We may notice and appreciate the good qualities we see in our partner, but we usually do not say anything to affirm him or her. We can say things like, “I enjoy your sense of humor.” “I love that you are so flexible.” “I know I can rely on you because you keep your word.” “Your energy is contagious!” “That was so thoughtful of you.” “You are so beautiful.” “You displayed great strength and courage in taking that action.” “Your calm demeanor makes me feel safe.”

 

If we think about it, we can come up with a list of positive characteristics that we admire in our partners. Expressing our appreciation and respect to them can be very empowering. No one tires of hearing words that affirm that they are loved and cherished, that they have what it takes to succeed, that they are respected and admired. Actually, it not only empowers and comforts, it strengthens the bond of the relationship. It increases intimacy and romance.

 

When we share our thoughts of admiration and acknowledge the wonderful things we recognize and appreciate in our spouse, we are sending a very clear message of love and respect. He knows you are thinking about him. She knows that you care. He knows you believe in him. She feels encouraged. He gets a boost in confidence. She feels closer to you. He is strengthened to persist. She feels you love and adore her. He feels you have the respect for him that he always wanted.

 

Affirming one another can seem awkward or uncomfortable if it has not been a consistent practice in the couples’ relationship. However, couples quickly adapt and enjoy being affirmed and appreciated by their partners. Simple affirmations of your partner’s worth can encourage and remind her that she is special and loved. Affirming your partner can help build his self-esteem as your partner is reminded of his good qualities. These simple reminders can have positive lasting results in each person and in the relationship.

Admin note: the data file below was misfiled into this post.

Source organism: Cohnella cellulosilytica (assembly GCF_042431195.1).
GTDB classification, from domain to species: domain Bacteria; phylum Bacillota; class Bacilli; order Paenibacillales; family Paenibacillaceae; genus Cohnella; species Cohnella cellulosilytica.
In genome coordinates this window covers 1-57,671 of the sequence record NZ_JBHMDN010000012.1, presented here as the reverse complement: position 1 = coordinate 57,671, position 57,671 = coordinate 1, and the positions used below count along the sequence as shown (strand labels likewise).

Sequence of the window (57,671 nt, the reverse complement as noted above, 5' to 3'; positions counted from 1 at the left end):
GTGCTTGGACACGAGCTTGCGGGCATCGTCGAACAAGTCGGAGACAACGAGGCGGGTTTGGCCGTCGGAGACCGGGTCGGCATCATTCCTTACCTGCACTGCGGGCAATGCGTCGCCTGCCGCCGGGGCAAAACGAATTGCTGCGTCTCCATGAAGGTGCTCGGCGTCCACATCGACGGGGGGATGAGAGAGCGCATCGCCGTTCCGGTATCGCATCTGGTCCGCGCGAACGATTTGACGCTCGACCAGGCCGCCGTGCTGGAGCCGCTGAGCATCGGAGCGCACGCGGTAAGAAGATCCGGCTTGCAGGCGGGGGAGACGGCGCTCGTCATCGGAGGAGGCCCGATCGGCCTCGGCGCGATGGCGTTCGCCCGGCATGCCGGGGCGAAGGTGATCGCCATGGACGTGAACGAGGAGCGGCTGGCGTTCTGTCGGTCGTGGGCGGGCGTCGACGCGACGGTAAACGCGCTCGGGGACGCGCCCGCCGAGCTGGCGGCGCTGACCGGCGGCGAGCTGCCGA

SAY IT & BELIEVE IT

Read aloud (individually or together):

 

(
Spouse’s name
)
has many great characteristics that I tend to not affirm often enough, if at all. I realize that this is one of the most effective ways to empower _____ and build his/her confidence and self-esteem. When _____ is affirmed by me, it lets him/her know he/she is appreciated. He/she is special to me. And that his/her good qualities do not go unnoticed.

 

Even when we are not getting along or seem to not like one another, affirming each other often reminds us that we do admire one another in many ways. And we remember how we have been affirmed. We like to hear it. It draws us closer. I want _____ to know how much I love and respect him/her. I will make it a healthy habit to remind him/her often. Whether in words or in writing, I will affirm _____.

 

I will express appreciation and respect to my spouse by affirming him/her often and acknowledging his/her good qualities.

 

 

PUT IT INTO PRACTICE

 

Read through the following list of positive characteristics and pick three that most closely describe your partner. Take turns and share the qualities you have chosen and why you have chosen them. Throughout the week, make a conscious effort to affirm your partner.*

 

Following is a list of a few positive characteristics that may describe your partner (be sure to add some of your own that may not be on this list).

 

THOUGHTFUL
SWEET
UNDERSTANDING
BEAUTIFUL
BRAVE
TRUSTWORTHY
POWERFUL
GENTLE
NURTURING
PRACTICAL
STABLE
OPTIMISITIC
A GREAT FRIEND
CREATIVE
IMAGINATIVE
CONSIDERATE
FUN
LOVING
COURAGEOUS
HONEST
SENSITIVE
DISCERNING
INTELLIGENT
INTERESTING
GENEROUS
GRACIOUS
EXPRESSIVE
ENERGETIC
STRONG
SUPPORTIVE
JOYFUL
OPTIMISTIC
HOPEFUL
TALENTED
CONFIDENT
CALM
FLEXIBLE
PRACTICAL
WISE
RELIABLE
AFFECTIONATE
LOYAL
PLAYLFUL
FUN
EXCITING
UNIQUE
SPECIAL
CARING
FUNNY
ORGANIZED
ADVENTUROUS
WARM
ACCEPTING
SMART
CHEERFUL
ENCOURAGING
ROMANTIC
SEXY
BOLD
AGREEABLE
SUPPORTIVE
AMBITIOUS
CHARISMATIC
HELPFUL
SPIRITUAL
LOGICAL
DEDICATED
TOLERANT
IMAGINATIVE
PEACEFUL
CHARMING
PATIENT

BOOK: Restore Your Marriage & Fall in Love Again
2.06Mb size Format: txt, pdf, ePub
ads